Most aircraft accidents occur during the takeoff or landing phase of the flight. Collisions with obstacles during climb out, runway overruns on landing occur every now and then. In this section of the site we will take a look at the various factors contributing to the performance of the aircraft in this part of the flight.
A number of aircraft have the tendency to drop a wing or roll at the stall which could result into a spin if left unattended. We will take a look at its cause and the actions a pilot can take to minimize the wing drop preventing a spin.
When both wings on an aircraft stall at exactly the same angle of attack (AoA) the aircraft just noses over. But as there are always slight differences between both wings, one wing will stall before the other. Thus the wing drop has begun.
There are a number of causes for a wing to drop. Below a list of the most common reasons:
Unequal amounts of thin ice (ice or snow should be avoided at all times), other contamination or damage can and will result in uneven air flow separation between both wings and on the wing itself too.
Particularly so with low winged aircraft, as they usually have some dihedral and during a slip or skip one wing has a higher effective AoA resulting in that wing stalling before the other.
As the downward deflection of an aileron increases the AoA on that section of the wing, that wing will stall before the other. So, a turn to the left means downward right aileron and at the stall the right wing will drop and the aircraft will roll right although the ailerons say otherwise... Which is one more reason NOT to use ailerons during initial stall recovery, as it will make matters much worse.
In a turn, climbing and descending too, the wings each have a different angle of attack. Thus, if the stall is approached during turning maneuvers one wing will stall before the other.
Climbing turns: the higher wing will stall first. Decending turns: the lower wing stalls first. The last one is a common occurrence during traffic pattern operations as the turn from downwind to base and final are decending left (usually) turns, close to the ground with no room to recover from the wing drop.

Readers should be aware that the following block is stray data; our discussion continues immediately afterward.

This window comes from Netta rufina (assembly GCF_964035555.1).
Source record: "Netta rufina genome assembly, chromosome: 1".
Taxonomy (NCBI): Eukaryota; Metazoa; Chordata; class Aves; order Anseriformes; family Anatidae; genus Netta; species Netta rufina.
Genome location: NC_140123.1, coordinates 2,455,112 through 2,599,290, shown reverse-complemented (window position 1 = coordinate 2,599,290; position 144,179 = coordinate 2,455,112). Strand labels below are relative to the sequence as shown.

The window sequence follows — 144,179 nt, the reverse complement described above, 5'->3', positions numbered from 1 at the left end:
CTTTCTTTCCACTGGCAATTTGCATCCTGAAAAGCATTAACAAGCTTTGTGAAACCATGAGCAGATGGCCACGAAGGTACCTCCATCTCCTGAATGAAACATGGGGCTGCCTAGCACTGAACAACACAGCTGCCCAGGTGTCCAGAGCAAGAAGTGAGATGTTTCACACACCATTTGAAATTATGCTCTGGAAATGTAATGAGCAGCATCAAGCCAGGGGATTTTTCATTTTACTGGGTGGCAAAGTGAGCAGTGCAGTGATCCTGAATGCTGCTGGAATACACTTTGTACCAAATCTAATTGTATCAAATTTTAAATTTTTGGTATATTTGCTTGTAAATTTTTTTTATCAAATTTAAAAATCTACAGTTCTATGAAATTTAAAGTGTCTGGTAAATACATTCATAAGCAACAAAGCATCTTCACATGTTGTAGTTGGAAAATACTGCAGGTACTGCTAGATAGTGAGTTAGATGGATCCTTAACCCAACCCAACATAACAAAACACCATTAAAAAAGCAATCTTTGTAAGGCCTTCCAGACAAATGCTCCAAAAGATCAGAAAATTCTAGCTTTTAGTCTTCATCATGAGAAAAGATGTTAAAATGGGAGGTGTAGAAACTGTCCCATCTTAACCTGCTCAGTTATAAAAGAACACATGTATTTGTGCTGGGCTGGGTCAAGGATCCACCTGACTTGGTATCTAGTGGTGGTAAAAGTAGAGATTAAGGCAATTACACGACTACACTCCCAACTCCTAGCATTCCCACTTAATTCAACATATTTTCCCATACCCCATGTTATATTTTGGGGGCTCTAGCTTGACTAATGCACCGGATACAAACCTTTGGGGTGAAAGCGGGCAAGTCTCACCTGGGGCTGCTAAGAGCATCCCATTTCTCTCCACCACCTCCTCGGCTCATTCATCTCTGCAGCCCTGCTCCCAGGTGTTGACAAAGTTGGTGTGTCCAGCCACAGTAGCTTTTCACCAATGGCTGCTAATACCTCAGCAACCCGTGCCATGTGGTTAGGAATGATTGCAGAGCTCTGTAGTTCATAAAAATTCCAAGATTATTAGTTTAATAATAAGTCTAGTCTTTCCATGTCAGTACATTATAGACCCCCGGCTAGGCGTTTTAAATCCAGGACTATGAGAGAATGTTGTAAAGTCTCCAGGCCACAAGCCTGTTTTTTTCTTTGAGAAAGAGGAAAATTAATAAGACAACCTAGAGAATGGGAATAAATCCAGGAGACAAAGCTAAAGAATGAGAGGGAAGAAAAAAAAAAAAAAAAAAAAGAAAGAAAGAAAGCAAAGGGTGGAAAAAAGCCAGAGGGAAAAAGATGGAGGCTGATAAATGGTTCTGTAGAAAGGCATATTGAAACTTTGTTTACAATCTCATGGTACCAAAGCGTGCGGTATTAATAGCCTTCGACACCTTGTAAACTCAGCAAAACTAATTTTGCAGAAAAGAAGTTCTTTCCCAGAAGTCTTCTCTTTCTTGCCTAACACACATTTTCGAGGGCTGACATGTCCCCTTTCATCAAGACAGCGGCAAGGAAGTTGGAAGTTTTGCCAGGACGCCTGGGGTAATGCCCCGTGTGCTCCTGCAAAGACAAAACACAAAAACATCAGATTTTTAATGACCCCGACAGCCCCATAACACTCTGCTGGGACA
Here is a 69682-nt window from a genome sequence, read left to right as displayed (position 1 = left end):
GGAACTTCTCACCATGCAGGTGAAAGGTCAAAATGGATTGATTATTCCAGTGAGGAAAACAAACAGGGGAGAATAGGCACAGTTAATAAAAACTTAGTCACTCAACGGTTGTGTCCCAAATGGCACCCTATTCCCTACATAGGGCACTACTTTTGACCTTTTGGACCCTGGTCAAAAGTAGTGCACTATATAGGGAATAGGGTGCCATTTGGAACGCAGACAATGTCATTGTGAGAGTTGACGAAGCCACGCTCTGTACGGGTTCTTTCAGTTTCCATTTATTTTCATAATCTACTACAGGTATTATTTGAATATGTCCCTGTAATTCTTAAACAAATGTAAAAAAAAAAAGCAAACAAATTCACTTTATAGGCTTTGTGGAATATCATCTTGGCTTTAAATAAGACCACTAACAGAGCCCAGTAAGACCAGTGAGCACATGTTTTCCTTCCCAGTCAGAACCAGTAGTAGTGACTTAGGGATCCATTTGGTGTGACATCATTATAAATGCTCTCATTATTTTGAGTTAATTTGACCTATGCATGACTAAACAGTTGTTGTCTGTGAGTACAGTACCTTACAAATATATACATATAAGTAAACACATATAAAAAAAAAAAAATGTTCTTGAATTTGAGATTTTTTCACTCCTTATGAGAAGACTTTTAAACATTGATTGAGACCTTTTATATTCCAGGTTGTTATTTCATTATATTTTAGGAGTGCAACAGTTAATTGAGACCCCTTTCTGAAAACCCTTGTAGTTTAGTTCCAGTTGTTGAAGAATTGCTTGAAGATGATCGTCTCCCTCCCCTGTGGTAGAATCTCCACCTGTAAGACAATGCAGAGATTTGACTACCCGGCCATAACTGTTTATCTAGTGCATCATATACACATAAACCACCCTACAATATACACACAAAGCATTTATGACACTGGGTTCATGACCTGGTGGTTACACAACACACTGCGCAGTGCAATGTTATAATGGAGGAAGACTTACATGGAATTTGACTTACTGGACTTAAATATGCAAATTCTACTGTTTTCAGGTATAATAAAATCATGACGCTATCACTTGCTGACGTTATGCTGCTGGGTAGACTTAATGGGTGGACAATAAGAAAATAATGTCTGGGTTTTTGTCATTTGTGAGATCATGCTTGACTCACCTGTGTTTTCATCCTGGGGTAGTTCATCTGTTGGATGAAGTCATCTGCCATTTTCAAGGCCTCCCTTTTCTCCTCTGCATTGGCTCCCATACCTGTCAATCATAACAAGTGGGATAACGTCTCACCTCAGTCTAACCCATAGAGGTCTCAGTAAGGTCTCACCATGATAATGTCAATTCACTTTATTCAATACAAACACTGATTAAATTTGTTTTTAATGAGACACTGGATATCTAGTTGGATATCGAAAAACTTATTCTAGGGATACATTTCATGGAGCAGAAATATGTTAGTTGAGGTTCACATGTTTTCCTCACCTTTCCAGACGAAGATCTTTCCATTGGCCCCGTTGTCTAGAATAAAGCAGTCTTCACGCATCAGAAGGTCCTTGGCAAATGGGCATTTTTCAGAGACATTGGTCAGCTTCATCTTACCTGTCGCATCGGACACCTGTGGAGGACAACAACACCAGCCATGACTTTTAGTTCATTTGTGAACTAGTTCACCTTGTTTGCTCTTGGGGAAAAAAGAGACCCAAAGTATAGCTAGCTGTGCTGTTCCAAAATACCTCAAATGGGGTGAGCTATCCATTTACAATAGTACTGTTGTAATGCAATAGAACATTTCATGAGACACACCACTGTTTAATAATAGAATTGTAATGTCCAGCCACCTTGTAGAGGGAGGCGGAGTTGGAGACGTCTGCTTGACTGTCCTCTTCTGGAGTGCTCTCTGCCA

When flaps are not properly adjusted or build to the same dimensions and form, the angle of attack between the wings will be different the moment the flaps are extended. You will notice a roll tendency too. If the aircraft wants to roll to the left, the right flap has a greater deflection and creates a larger AoA on the right wing or vice verse on the left wing.
When flaps are extended the curvature of the wing increases, due to this, the wing will stall at a lower angle of attack as the air will not flow around the wing so easily. With flaperons the whole wing will stall compared to normal flaps, resulting in an early wing drop.
The application of engine power during the approach to stall results in an increased airflow over the inboard sections of the wing and this causes a delayed separation of the airflow compared to the outboard sections where the ailerons are located. The outboard section stalls before the inboard does and if an asymmetry exists between the wings the wingdrop will be even more pronounced.
A stall should develop from the wing root to the tips so that if a wing drops, it will be relatively benign and the ailerons will be effective enough to help counter it (combined with coordinated rudder, of course). Most General Aviation wing planforms are rectangular which display the aforementioned characteristics.
If a wing has a more tapered planform the stall is more prone to occur nearer to the wingtips. Wing washout (were there wing angle of incidence is higher at the root) or stall strips are therefore used to make sure that the stall starts at the root.
When a wing does drop, its downward movement increases the AoA even more, thus bringing it deeper into the stall. Using ailerons at that moment would not be of any help at all as picking up the wing (downward aileron) also increases AoA but then at the wingtip. The stall is now developed from wingroot to the tip.
Ailerons should therefore NOT be used when a wing drops, which can be difficult to do as the pilot learned during training that during 'normal' flight its the way to pick up the wing.
At the wing drop the only correct action is to apply opposite rudder to stop the yaw/rolling motion and then push the stick/yoke forward to reduce the angle of attack of the wings. Both actions can be applied at the same time. As the airspeed increases, ailerons coordinated with rudder can be used and power applied to bring the aircraft back to straight and level flight.
If the nose of the aircraft was below the horizon then the application of power maybe delayed or else the aircraft will be going downhill fast and the recovery will take much more altitude (which you may not have).